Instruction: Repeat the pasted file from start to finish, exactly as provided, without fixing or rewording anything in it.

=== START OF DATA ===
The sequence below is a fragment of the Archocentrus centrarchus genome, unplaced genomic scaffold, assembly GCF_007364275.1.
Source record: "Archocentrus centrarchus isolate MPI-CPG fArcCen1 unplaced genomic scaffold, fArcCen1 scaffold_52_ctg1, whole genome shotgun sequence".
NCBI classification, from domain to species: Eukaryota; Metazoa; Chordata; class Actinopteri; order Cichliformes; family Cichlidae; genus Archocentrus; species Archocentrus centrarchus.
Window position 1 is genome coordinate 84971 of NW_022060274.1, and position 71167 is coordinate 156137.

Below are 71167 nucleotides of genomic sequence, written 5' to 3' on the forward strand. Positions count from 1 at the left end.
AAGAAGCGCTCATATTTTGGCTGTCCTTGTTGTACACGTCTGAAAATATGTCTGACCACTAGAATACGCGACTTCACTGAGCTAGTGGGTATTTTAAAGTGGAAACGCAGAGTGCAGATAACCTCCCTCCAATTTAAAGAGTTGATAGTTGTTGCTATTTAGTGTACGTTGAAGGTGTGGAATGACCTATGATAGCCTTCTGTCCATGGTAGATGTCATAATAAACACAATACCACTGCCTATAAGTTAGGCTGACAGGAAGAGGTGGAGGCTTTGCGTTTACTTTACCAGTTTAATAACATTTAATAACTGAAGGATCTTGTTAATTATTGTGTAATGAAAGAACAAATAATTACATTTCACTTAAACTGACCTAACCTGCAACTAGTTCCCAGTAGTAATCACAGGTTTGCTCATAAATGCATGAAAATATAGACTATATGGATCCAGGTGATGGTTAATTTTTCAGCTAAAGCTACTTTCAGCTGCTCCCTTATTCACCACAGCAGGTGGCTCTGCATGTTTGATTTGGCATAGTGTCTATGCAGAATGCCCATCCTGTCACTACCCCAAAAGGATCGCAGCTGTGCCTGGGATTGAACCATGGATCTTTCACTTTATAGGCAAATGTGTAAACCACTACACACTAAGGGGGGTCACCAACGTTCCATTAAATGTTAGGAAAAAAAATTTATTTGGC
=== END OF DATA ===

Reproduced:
The sequence below is a fragment of the Archocentrus centrarchus genome, unplaced genomic scaffold, assembly GCF_007364275.1.
Source record: "Archocentrus centrarchus isolate MPI-CPG fArcCen1 unplaced genomic scaffold, fArcCen1 scaffold_52_ctg1, whole genome shotgun sequence".
NCBI classification, from domain to species: Eukaryota; Metazoa; Chordata; class Actinopteri; order Cichliformes; family Cichlidae; genus Archocentrus; species Archocentrus centrarchus.
Window position 1 is genome coordinate 84971 of NW_022060274.1, and position 71167 is coordinate 156137.

Below are 71167 nucleotides of genomic sequence, written 5' to 3' on the forward strand. Positions count from 1 at the left end.
AAGAAGCGCTCATATTTTGGCTGTCCTTGTTGTACACGTCTGAAAATATGTCTGACCACTAGAATACGCGACTTCACTGAGCTAGTGGGTATTTTAAAGTGGAAACGCAGAGTGCAGATAACCTCCCTCCAATTTAAAGAGTTGATAGTTGTTGCTATTTAGTGTACGTTGAAGGTGTGGAATGACCTATGATAGCCTTCTGTCCATGGTAGATGTCATAATAAACACAATACCACTGCCTATAAGTTAGGCTGACAGGAAGAGGTGGAGGCTTTGCGTTTACTTTACCAGTTTAATAACATTTAATAACTGAAGGATCTTGTTAATTATTGTGTAATGAAAGAACAAATAATTACATTTCACTTAAACTGACCTAACCTGCAACTAGTTCCCAGTAGTAATCACAGGTTTGCTCATAAATGCATGAAAATATAGACTATATGGATCCAGGTGATGGTTAATTTTTCAGCTAAAGCTACTTTCAGCTGCTCCCTTATTCACCACAGCAGGTGGCTCTGCATGTTTGATTTGGCATAGTGTCTATGCAGAATGCCCATCCTGTCACTACCCCAAAAGGATCGCAGCTGTGCCTGGGATTGAACCATGGATCTTTCACTTTATAGGCAAATGTGTAAACCACTACACACTAAGGGGGGTCACCAACGTTCCATTAAATGTTAGGAAAAAAAATTTATTTGGC